At this point, many have considered Josh Jackson, the fourth overall pick in the 2017 NBA Draft, a bust. In his two years in Phoenix, Jackson averaged 12 points per game on a sub-par slash line of 41/29/65. Jackson is still very raw skill-wise at this point, and there have been several questions about his maturity and ability to handle himself off the court. Despite these concerns, Jackson still has potential due to his quickness, agility and instincts on the court. A change of scenery may be just what Jackson needs as he looks to continue to iron out his jumper and expand his offensive repertoire.

Rounding out individual players, Tyus Jones serves as the backup to Ja Morant and will look to continue to showcase his playmaking abilities. While he may be limited to a bench role in the NBA due to his lack of physical tools, I believe Jones can be one of the best reserve point guards as he has a natural ability to run an offense and come up with steals on the defensive end.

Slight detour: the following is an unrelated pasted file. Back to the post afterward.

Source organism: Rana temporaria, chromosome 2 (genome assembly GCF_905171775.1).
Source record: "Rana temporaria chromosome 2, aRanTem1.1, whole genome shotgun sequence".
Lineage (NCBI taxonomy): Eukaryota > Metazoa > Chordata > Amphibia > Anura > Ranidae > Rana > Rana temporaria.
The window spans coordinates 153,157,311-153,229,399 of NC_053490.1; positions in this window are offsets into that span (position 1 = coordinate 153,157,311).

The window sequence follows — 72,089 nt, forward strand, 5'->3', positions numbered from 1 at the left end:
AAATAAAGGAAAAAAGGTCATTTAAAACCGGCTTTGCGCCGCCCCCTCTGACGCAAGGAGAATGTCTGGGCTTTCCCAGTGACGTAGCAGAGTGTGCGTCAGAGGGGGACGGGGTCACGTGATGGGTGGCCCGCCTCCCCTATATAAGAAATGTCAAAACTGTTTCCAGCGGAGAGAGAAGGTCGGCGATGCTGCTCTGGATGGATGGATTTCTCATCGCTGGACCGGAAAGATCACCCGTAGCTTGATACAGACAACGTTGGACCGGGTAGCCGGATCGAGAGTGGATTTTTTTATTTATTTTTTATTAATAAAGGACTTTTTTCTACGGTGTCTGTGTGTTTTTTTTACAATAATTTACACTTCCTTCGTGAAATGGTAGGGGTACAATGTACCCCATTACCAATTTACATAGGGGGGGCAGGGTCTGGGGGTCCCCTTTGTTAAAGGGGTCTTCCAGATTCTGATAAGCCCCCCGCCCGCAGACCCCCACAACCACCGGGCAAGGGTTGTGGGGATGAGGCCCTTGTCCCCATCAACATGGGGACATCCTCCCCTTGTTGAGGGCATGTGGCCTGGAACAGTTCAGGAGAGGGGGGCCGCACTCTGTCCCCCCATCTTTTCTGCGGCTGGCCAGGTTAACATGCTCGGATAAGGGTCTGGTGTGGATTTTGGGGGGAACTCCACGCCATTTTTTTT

X-Factor: Jonas Valanciunas

Jonas Valanciunas isn’t your typical “best player on an NBA roster,” but he’s still a quality NBA center who can produce in limited minutes. He played extremely well in 19 games for Memphis last season, averaging 19.9 points and 10.2 rebounds per contest.

While he hasn’t lived up to his top five selection in 2011, Valanciunas is an above-average center in the paint thanks to his size, athleticism and skill. That being said, he is still a very streaky player and is definitely in the wrong era of big men.

You can throw many veterans on this roster on here, but I’ll choose Valanciunas since he will more than likely play the biggest role for the Grizzlies. Morant and Jackson should be fine, but if the Grizzlies want to make a surprise playoff run, they’ll need Valanciunas and the rest of their veterans to make a big impact.